I was blown away at the accuracy, intention, and flavor in each item. First off all, if you live in Savannah, go get yourself some Angel’s BBQ before this classic spot leaves our city forever. And if you want a small sample, try the “Lil Angel” slider at Sly’s, as the barbecue comes from Angel’s.
“That’s Nacho Dog” is a Sly’s take on a some loaded nachos on a mini dog. I would also suggest “The Pawful Falafel” or “The Shroomwich” if you are vegetarian and are interested in some truly delicious sliders.
But by far my favorite slider has to be the “Banh U, Banh Mi” which consists of tempura shrimp, pickled daikons and carrots, with cucumbers and cilantro mayo. Perfect amount to choose from, and at only three dollars a pop, you could grab a big handful with some loaded fries without going over twenty bucks.
Matthew, like a lot of us, is enjoying watching Savannah grow and become a city that is a large food culture to brag on.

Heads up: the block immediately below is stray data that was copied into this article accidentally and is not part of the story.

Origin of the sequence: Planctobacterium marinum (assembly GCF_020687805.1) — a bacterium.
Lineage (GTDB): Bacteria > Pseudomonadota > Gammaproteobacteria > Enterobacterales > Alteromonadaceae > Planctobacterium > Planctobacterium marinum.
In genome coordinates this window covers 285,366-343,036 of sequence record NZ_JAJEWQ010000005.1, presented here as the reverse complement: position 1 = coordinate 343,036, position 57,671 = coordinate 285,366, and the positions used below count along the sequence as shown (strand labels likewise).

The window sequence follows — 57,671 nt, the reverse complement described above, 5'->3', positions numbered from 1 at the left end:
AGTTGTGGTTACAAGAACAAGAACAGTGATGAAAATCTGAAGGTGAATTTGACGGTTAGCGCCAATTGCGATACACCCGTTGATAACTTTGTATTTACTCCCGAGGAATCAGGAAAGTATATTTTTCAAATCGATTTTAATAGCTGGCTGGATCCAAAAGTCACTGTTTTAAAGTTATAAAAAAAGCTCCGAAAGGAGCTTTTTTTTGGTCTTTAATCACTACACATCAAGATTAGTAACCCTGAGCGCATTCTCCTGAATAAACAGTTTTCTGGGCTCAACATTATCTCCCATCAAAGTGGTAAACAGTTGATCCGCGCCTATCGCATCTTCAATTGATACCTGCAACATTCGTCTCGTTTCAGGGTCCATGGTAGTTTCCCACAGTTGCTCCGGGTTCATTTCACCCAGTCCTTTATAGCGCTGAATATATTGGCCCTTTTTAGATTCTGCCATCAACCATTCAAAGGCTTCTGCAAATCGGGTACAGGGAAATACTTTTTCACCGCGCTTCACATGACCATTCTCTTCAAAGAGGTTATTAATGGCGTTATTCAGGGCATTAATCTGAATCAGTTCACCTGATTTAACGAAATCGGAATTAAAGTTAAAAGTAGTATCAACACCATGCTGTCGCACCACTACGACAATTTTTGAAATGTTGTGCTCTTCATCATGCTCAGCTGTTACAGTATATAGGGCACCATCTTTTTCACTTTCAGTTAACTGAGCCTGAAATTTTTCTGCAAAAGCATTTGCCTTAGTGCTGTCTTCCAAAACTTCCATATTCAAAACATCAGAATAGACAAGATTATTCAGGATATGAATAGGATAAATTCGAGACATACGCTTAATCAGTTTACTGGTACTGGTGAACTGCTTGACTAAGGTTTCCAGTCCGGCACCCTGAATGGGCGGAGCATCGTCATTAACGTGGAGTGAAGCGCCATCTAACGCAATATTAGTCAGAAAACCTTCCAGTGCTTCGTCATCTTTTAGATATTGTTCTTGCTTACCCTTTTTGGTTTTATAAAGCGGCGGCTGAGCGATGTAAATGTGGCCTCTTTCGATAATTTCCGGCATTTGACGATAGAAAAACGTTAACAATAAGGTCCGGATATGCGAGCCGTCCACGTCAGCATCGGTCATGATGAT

“We are in the middle of an influx of local restaurants, and I mean how could you not be excited for what is to come?” Matt says. “Hopefully in five or six years we will be riding the crest of that wave like everyone else.”
Those restaurants focused on bringing the best of the best to the locals, will be cemented in stone when our food industry helps build another subsection of our tourist market. Knowing where these places are and seeking out the next one is the way we should be thinking when we decide to spend our hard earned dollar.
Spend it locally. Spent it intentionally. Help create that local economy that will bring the change in community we all want to continue to see. Let’s keep stirring that pot, people.
Sly's is at 1710 Abercorn St.
How is the process of beer making called?
Scott is a pro. Great drinks, great space, looking forward to the food.
Okay. Nice review. Seems like a winner..however, what makes this place stand out so much?…
So you publish an article glorifying Kirk Blaine, an individual who has an extensive history…